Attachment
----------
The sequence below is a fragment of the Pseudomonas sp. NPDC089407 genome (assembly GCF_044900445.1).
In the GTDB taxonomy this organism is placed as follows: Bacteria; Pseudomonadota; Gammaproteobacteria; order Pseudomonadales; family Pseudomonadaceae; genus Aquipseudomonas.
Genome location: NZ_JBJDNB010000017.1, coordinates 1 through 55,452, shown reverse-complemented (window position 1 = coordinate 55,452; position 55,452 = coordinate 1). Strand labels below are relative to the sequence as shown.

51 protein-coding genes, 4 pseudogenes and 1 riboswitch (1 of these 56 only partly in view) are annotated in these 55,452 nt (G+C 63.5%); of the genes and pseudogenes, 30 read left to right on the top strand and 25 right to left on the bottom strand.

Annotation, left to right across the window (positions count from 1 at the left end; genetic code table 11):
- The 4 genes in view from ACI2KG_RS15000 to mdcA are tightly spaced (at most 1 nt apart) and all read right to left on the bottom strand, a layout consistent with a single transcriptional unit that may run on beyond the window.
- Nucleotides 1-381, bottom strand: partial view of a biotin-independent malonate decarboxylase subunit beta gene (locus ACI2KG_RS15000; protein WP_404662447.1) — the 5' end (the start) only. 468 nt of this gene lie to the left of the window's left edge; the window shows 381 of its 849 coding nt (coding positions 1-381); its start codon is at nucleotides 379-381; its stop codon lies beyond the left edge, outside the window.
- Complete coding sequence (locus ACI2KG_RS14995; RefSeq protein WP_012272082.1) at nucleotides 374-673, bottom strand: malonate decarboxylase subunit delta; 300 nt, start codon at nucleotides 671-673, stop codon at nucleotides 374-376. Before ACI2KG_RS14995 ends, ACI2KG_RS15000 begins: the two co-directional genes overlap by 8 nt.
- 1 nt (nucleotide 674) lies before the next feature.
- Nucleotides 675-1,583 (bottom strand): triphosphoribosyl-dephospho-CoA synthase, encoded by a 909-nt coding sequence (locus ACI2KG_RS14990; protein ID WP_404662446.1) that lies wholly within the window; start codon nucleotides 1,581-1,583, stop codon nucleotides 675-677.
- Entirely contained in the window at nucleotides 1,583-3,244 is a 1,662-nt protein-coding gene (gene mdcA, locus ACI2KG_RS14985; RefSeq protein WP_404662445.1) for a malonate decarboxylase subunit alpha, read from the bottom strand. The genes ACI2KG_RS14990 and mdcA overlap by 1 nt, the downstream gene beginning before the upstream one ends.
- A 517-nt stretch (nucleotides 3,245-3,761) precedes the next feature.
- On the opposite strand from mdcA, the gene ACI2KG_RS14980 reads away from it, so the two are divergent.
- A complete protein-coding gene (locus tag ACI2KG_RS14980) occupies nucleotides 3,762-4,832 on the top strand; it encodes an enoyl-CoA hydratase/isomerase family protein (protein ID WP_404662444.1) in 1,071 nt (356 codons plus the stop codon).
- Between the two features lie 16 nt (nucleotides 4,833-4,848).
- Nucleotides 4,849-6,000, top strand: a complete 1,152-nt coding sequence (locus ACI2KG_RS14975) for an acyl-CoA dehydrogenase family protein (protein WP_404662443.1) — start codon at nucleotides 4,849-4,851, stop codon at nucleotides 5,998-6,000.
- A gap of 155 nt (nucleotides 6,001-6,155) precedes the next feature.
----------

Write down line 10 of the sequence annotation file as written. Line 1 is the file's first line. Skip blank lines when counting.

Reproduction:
- Nucleotides 675-1,583 (bottom strand): triphosphoribosyl-dephospho-CoA synthase, encoded by a 909-nt coding sequence (locus ACI2KG_RS14990; protein ID WP_404662446.1) that lies wholly within the window; start codon nucleotides 1,581-1,583, stop codon nucleotides 675-677.